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Decision on Games spectator limits to be delayed to June

Yomiuri Shimbun file photo
International Olympic Committee President Thomas Bach visits the National Stadium in Tokyo in November last year.

The central government and organizers of this summer’s Tokyo Olympics and Paralympics are considering delaying to June their decision on upper limits for numbers of spectators at the Games, amid a resurgence in novel coronavirus infections, several government sources said.

The decision was initially scheduled to be made this month. However, the central government and organizers have found it difficult to forecast how the pandemic will unfold, the sources said.

The central government, the organizing committee, the Tokyo metropolitan government, the International Olympic Committee and the International Paralympic Committee are expected to decide on delaying the decision when they hold an online meeting as early as on April 28.

Regarding how many spectators will be allowed, the central government and the organizing committee are considering the following three options, listed in order of seriousness, depending on the number of cases:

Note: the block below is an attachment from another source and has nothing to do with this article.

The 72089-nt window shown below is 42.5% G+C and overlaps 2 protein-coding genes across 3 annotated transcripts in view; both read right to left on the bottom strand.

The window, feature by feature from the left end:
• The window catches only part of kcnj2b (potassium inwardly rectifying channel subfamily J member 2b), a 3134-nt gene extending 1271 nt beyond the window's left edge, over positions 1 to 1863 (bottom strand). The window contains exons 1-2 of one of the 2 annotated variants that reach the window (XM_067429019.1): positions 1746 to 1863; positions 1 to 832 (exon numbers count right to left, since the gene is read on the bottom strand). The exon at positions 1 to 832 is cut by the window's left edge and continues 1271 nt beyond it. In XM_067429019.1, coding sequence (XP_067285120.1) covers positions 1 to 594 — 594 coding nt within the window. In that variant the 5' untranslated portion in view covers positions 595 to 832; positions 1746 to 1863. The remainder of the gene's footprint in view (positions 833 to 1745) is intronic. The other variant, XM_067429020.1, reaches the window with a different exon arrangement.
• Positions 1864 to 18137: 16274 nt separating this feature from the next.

■ No spectators.

■ Up to 5,000 spectators per event, not exceeding 50% of a venue’s capacity.

■ Up to 50% of a venue’s capacity.

The second option could be applied to venues if the administrative areas where they are located are placed under a state of emergency or emergency-level priority measures, according to the sources.

The central government and the organizing committee are also considering allowing admissions by all domestic holders of tickets that have sold so far, or selling additional tickets if the pandemic subsides prior to the opening ceremonies, the sources said.

During their meeting on March 20, the five parties agreed not to allow spectators to come to Japan from abroad and to present a basic stance on the upper limit on the number of domestic spectators by the end of April.

On Tuesday, Prime Minister Yoshihide Suga said he believes declaring a new state of emergency would not cause any negative impact on the Games, in response to questions from reporters at the Prime Minister’s Office.